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Investigate the effects of varying sugar concentration on the amount of osmotic activity between the solution and the potato tubes cut to a given size.

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Introduction

Aim: To investigate the effects of varying sugar concentration on the amount of osmotic activity between the solution and the potato tubes cut to a given size. Hypothesis: Osmosis is defined as the net movement of water molecules from a region in which they are highly concentrated to a region in which they are less concentrated. This movement takes place across a partially permeable membrane e.g. a cell wall. This means that the cell wall will let smaller molecules such as water through but does not allow bigger molecules to pass through. The molecules will continue to diffuse until the area in which the molecules are found reaches a state of equilibrium, in our case (when both the potato cell and the solution have the same amount of sugar solution concentration,) Method: To make it a fair test certain aspects of the experiment had to been kept the same while only one variable was changed. The variable was the concentration of the sugar solution. This gives us a very varied set of results from which we could make a conclusion. If any of the non-variables below were not kept constant it would mean it would not be a fair experiment. For instance if one of the potato tubes was 1cm longer than all the other potato tubes this would therefore mean more space for osmosis to occur. ...read more.

Middle

10. I dried each chip with the paper towel and then placed each one on the scales so that I could weigh them. 11. Each potato was measured accurately on the electronic scales and then the weights were recorded. 12. As I had time after doing the first set of results I redid the experiment under exactly the same conditions. I also repeated the experiment once again; this gave me the most accurate results I could have hoped for. !!!!!!!!!!!!!"����"$$$$$$$$$$$$$$%%%%%%%%%%%%^&^&&&&&&&&&&&&*( Conclusion: When the concentration reaches , there appears to be no further water loss or gain, suggesting that the cell is fully plasmolysed. From the graph an estimate to the concentration of the potato cell can be made as 0.28M, as this is the point where the potato is not increasing or decreasing in mass, this is known as the isotonic point. This is where no osmosis is taking place; both the potato and the solution have an identical concentration. The time I used to test the potato chips was plenty of time to allow sufficient osmosis to occur as. However if I was to repeat this investigation I might decrease the time of the experiment because I don't think it would have taken 1 week, as I believe osmosis would occur within a couple of hours. ...read more.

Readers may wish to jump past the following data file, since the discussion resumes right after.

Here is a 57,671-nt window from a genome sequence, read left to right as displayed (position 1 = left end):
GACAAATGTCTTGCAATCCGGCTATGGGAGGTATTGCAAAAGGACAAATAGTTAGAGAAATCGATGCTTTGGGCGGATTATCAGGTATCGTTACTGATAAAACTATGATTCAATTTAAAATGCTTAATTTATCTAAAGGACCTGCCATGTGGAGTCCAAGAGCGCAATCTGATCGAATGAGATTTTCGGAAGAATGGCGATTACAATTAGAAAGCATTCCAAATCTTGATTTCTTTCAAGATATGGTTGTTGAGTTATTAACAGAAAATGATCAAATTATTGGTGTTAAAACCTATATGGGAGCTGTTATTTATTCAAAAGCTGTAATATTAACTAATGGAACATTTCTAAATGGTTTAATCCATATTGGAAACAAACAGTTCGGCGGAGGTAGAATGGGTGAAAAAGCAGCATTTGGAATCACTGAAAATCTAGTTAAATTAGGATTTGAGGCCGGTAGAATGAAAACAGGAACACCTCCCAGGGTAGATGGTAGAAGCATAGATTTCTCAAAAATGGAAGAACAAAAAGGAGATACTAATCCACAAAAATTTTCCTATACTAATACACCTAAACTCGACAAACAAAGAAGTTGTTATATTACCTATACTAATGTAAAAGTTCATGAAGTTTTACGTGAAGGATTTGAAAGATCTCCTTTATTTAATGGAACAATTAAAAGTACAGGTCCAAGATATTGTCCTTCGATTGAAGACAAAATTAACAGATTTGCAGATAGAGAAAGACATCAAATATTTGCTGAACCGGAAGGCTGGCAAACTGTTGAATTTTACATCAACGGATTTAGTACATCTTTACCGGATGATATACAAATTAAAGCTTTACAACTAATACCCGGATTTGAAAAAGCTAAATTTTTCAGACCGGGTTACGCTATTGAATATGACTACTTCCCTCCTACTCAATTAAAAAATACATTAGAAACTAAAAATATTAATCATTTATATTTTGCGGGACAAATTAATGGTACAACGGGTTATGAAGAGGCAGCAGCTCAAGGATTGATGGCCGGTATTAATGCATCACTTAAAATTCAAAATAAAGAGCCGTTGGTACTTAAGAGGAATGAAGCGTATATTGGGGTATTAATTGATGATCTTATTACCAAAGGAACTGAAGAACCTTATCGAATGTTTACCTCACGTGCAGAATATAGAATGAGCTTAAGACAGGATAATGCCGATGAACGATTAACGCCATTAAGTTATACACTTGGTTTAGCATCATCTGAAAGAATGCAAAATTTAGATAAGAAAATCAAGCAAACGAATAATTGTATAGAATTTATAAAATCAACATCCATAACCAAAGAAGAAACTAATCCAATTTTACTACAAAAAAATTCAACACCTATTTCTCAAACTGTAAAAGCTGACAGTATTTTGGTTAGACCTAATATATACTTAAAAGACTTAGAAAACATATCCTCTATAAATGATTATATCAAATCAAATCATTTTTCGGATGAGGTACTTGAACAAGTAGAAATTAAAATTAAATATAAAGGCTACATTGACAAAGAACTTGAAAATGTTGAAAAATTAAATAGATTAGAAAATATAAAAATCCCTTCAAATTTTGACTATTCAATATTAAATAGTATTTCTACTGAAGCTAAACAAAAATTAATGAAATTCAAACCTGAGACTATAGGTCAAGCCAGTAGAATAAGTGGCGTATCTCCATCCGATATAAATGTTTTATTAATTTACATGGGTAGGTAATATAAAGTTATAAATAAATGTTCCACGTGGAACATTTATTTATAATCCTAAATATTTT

Conclusion

I could have also found a more accurate way to measure out solutions and to determine the molar concentrations. Perhaps I could have used a burette. This would ensure that I have an accurate amount of fluid in each test tube. I could also weigh each chip on a more accurate scale. E.g. 0.000g not 0.00g. The range of concentrations was adequate but I would possibly create more concentrations if I repeated the experiment so that I would have more varied results, i.e. 0.1M, 0.2M, 0.3M, 0.4, 0.5, 0.6 etc. This way would have allowed me to also find out the isotonic point far more accurately as the one that I estimated is very approximate. I think I took just enough results but if I were to do this investigation again I would certainly take more so that I would have a greater chance of obtaining more reliable ones. There were no out of the ordinary results, but some were not as close to the lines as others. This may have been caused by human mistake. When the potato chips were removed from the flat dishes and dried I may well have dried some more thoroughly than others and so some would have more excess water, which would add mass. If the experiment was repeated I could find another way to dry the potatoes, which would ensure that all were dried in the same way for the same amount of time. ...read more.

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